Although it is true that students will use provocative tidbits or quotes from their books to draw in other readers and conversation partners, we notice that the dialogue quickly migrates to more substantial matters, and in fact, this is precisely what students have in mind. In one class, a student shocked her peers when she stated matter- of- factly that a character in her book had kicked another in her private region. There was an immediate response of gasps and some giggles, but there were also worried looks on some classmates’ faces. When one asked, “What would make her do that?” the reader was prepared and eager to talk about how the character’s anger was connected to complex and difficult family matters, and these issues were taken up further in conversation.
Asking why was a common practice in this classroom, no doubt shaped by the teacher. When this teacher talks about her own reading, you might hear her say, “I am reading this because I want to understand why a mother would leave her daughters alone for days with no food,” or “I want to understand why a person would stop eating.” Her response to characters engaging in self-destructive or anti-social behavior was not to judge or condone the activity, but rather to humanize it and try to understand it.
Open New Perspectives:
When students have questions and uncertainties stemming from reading and conversation, it might be tempting to provide answers or, if the subject matter is uncomfortable, change the subject. Neither option is usually best for developing sophisticated thinking or healthy dispositions toward unsettling information encountered in texts.
Earlier we referred to an incident involving nesting osprey and what appeared to be a murderous mother bird. Viewers were infuriated that no action was taken to save the babies. Taking a cue from the teacher who habitually asks why, we might seek out explanations for the mother bird’s behavior. Doing so would likely result in a range of possible theories, for instance, that it was an act of mercy. It would also lead to other stories of osprey parents who were fiercely protective of their offspring. We would not get answers, but instead we would further complicate our thinking and potentially motivate additional research. These complications keep the uncertainty and the conversation alive, but also underscore the realization that in order to know something, you have to explore it from many sides.
Just because engaged conversations typically emanate from students’ questions, and students play a large role in orchestrating these conversations, does not mean that teachers are unnecessary to the process. On the contrary, teachers are critical to facilitating the continuation of talk and nudging students beyond simplistic interpretations. Living Dead Girl (Scott, 2008) is a wildly popular book in the school communities we know that have it in circulation. Younger readers of this book often get stuck on the question of why an abducted, sexually abused girl would not make more substantial attempts at freedom. Noticing that students in her class were perseverating on this perplexity, yet not ready to leave it, a teacher found other books told from the perspective of teens held captive, including Stolen (Christopher, 2012), the memoir A Stolen Life (Dugard, 2012), and Pointe (Colbert, 2014), a narrative from the perspective of a friend of a kidnap victim. Students read and circulated the books enthusiastically. In the process, they became aware of a range of theories on why an abducted child might stay with his or her captor, including Stockholm syndrome, fear, and shame. Their question about Living Dead Girl was not answered, per se, but their minds were opened to the possibility that this problem defies simple answers, and they generated new questions, thus perpetuating the conversation. In the process, these children were expanding their ability to imagine others’ perspectives and the complexity of human emotions and motivations.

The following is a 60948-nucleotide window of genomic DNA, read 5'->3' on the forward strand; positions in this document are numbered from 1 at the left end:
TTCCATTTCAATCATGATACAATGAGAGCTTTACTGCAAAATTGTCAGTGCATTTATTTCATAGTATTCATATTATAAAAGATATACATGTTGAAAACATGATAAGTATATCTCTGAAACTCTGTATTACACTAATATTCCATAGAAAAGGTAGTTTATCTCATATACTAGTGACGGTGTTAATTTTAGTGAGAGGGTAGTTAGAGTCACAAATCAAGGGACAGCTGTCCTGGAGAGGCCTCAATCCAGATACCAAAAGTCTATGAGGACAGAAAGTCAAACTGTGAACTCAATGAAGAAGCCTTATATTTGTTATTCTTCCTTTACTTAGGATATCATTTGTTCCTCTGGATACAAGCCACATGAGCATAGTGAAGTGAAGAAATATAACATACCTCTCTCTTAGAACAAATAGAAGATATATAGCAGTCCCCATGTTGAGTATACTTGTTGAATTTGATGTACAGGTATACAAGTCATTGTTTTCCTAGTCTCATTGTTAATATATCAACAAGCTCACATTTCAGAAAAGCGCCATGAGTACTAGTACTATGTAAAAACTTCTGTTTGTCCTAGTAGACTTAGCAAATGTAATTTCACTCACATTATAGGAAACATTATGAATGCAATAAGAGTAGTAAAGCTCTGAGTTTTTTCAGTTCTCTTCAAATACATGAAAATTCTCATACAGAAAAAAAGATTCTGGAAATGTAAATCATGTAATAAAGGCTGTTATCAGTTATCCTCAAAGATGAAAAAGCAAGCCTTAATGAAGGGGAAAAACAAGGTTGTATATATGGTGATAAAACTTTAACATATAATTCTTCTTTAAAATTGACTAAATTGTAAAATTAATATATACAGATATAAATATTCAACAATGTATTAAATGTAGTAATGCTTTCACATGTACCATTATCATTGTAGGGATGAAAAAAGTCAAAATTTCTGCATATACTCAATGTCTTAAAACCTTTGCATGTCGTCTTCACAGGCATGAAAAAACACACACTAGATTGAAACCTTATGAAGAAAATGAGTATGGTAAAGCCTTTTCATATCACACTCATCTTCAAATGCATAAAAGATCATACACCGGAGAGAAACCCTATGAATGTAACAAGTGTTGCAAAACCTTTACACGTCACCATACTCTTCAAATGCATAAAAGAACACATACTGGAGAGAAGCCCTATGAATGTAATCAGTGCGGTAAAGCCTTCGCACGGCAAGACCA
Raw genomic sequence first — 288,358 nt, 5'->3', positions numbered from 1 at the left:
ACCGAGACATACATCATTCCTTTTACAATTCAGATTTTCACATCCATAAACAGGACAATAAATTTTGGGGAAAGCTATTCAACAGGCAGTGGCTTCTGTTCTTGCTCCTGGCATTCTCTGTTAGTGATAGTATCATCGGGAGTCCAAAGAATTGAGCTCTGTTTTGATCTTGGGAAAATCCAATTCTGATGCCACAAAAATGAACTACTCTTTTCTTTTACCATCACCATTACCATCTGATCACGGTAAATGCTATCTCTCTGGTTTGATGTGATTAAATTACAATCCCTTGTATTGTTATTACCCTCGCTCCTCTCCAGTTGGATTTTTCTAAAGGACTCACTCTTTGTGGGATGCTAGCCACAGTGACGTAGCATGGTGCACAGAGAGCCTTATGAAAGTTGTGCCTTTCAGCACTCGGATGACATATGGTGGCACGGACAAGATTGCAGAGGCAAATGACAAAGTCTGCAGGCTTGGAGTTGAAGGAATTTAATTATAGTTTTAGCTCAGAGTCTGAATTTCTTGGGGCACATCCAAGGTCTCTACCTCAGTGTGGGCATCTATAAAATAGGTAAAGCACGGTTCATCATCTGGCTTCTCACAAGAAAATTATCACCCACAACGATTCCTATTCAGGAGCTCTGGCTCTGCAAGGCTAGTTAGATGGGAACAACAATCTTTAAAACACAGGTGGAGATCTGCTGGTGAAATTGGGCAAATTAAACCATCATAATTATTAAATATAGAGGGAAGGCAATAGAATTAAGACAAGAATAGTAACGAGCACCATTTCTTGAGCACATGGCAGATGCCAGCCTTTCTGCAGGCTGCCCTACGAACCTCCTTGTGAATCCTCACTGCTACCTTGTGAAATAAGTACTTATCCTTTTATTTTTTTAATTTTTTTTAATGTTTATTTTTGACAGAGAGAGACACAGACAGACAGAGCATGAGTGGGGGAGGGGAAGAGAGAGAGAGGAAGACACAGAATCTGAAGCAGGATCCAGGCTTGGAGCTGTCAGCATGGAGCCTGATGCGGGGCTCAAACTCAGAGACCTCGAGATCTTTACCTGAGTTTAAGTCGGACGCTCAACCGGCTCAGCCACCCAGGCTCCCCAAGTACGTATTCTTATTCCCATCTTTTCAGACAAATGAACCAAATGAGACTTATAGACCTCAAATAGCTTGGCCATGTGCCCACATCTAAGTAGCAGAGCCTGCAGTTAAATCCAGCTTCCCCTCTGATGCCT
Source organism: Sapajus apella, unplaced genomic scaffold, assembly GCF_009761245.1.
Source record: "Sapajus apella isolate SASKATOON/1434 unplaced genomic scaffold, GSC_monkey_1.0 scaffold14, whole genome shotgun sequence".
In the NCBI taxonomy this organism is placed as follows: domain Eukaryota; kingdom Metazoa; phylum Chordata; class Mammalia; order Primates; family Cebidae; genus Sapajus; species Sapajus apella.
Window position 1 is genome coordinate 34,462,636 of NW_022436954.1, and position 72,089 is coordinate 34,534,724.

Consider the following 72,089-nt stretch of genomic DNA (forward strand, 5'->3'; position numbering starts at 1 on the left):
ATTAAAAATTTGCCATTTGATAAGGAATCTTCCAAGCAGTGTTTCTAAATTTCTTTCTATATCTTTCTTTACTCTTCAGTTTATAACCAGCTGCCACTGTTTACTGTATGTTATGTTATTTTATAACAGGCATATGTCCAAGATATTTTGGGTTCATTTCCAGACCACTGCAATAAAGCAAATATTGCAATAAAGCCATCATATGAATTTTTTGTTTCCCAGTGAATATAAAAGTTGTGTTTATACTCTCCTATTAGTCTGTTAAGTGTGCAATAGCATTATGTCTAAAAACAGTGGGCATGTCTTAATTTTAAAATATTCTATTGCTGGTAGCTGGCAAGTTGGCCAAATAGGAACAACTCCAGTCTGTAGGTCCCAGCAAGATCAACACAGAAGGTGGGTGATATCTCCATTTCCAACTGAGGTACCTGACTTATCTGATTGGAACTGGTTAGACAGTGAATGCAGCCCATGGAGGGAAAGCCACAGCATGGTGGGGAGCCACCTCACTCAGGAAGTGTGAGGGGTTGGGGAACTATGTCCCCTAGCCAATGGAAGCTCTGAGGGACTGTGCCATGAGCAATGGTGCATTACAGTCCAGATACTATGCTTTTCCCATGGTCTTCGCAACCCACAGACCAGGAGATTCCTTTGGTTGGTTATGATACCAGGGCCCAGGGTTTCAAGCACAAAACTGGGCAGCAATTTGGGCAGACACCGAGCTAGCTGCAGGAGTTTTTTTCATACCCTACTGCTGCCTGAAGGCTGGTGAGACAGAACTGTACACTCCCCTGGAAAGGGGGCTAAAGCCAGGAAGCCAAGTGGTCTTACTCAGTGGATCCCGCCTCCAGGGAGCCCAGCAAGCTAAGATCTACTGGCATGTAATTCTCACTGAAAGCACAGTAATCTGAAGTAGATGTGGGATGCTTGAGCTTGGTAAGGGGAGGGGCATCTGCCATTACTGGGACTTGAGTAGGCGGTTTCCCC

Development, Needs, and Cognitive,
Social, and Emotional Coherence
It is tempting to think of children in terms of developmental stages in which they are ready for this but not for that, or in which one stage is preparation for another stage. Although we are writing here with emerging adolescents in mind, even young children are encouraged to think about difficult issues of gender and equity and moral dilemmas that arise in engagements with narratives. Excellent examples can be found in books like Black Ants and Buddhists: Thinking Critically in the Primary Grades (Cowhey, 2006), Creating Critical Class-rooms: Reading and Writing with an Edge (Lewison, Leland, & Harste, 2014), Negotiating Critical Literacies in Classrooms (Comber & Simpson, 2001), and Getting beyond “I like the book”: Creating Space for Critical Literacy in K– 6 (Vasquez et al., 2003). Indeed, we hope that teachers of young children also find some relevance in the perspective we have offered here.
With adolescents, who often choose “disturbing” books, it can also be tempting to worry that they will take up the lives of flawed characters as models to live into. However, we have only seen this in a positive sense, as when Xavier suggested that rather than “take a swing” at someone for a racist comment, he “should be chill like Luis,” a book character. Making problematic choices about life narratives may be more likely when a child feels alienated from the community (Newman & New-man, 2001). Fortunately, we have found that within the conversations students have about books, they find that they need each other in order to know and be known. They recognize that they belong to a learning community and are competent members of it, a perception that could derail the likelihood of dysfunctional narratives.